A handful of Fort St. James students with a literary knack will have their works published in the upcoming Voices Visible journal after being chosen as winners in the Voices Visible contest.
Winners were chosen from throughout the province by the B.C. Teachers of English Language Arts (BCTELA).
The Voices Visible contest has English teachers submit selected works from their students in the category of prose and poetry. Submissions can by up to 1500 words and submissions must be made while a student is in grades one to 12.
In the category of prose, Fort St. James student Sydney Playfair who was chosen for her short story titled Lost Things.
In the poetry category Rachel Klassen won for her poem titled Broken Inside. Rhiannon Gammon also won for her poem titled Grandma’s Hands as did Cheyenne Sabo for her piece titled A Poem About Bullying.
Klassen said the win was a surprise for her saying she had totally forgotten the contest.
When asked about her inspiration Klassen says she draws from her own life.
“I write about my experiences and other peoples experiences.”
Grade 12 students Royce Sam and Daniel DeMerchant won jointly for their collaborative work titled Who Will We Blame.
DeMerchant said that entering the contest was a requirement in his 12 grade writing course at Fort St. James Secondary School but said that once he and Sam began writing they enjoyed it.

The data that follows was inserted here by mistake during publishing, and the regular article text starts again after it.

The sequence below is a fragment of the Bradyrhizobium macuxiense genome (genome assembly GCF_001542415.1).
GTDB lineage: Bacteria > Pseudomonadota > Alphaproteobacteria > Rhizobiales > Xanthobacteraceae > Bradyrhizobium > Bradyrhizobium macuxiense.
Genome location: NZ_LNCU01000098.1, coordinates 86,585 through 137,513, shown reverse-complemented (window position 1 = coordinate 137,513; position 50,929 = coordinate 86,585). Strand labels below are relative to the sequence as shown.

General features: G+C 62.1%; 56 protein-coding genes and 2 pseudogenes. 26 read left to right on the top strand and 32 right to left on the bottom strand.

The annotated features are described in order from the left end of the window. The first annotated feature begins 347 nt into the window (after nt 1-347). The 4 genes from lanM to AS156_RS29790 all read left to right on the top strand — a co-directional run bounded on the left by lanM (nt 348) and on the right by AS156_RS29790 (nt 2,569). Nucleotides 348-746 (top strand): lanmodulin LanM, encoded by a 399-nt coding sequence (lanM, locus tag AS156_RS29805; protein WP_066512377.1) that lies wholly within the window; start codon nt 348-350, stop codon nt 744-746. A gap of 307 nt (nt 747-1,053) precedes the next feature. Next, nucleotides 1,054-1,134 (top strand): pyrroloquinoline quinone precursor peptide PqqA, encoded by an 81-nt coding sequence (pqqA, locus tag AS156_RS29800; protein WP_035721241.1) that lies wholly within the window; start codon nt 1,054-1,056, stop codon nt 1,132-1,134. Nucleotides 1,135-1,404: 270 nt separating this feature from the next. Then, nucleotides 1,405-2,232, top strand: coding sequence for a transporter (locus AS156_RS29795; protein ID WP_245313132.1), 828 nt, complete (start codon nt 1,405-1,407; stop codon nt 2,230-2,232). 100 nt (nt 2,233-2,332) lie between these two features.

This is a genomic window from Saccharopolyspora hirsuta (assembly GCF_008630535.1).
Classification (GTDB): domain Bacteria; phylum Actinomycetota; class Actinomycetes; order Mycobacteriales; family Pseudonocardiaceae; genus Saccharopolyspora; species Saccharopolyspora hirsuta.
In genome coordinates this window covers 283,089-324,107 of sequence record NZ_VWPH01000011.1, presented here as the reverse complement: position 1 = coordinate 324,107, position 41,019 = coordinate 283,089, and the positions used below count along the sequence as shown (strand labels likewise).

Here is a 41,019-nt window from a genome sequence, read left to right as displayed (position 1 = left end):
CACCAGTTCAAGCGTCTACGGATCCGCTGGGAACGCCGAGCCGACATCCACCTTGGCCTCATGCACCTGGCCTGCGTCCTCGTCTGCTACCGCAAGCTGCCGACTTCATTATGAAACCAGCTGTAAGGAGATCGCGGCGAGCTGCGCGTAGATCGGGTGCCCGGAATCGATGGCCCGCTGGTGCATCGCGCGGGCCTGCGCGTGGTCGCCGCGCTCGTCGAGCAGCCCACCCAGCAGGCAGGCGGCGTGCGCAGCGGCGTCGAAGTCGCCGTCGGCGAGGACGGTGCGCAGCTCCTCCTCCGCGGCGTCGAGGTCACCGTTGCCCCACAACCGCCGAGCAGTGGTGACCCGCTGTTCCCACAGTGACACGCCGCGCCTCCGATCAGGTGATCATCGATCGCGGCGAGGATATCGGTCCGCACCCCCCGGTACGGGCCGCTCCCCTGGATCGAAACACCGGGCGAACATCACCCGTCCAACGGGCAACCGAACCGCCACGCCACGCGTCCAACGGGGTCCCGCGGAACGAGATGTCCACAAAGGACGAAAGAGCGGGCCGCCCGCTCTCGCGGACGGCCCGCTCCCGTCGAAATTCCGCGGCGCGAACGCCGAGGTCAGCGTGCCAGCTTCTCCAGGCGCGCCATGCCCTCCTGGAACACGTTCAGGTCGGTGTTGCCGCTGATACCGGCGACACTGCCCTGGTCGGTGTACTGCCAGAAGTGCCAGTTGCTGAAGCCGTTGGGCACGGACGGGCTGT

“It was actually really satisfying to see how it [the poem] turned out. It feels great, Royce [Sam] and I are both about the fact that our poem was chosen to be published in 2015,” said DeMerchant.
Sam and DeMerchants poem deals with subject matter relating to environmental degradation, economic and political turmoil throughout the world and where we, as society, should lay the blame, if at all. DeMerchant said that he and Sam found inspiration for their work from what they had seen progressing over time.
“Royce [Sam] and I found inspiration from what we felt has been happening over time, as bigger corporations have gotten bigger and bigger and how many people feel that they are mot being heard.”
DeMerchant said that he believes the Voices Visible contest is a positive thing for young people to take part in saying,
“I think that this contest is great for young artists/writers as it challenges them to challenge themselves to really find that great piece they’ve yet to write.”
The winners works will be published in a collection in the Voices Visible journal that will be sold through the BCTELA.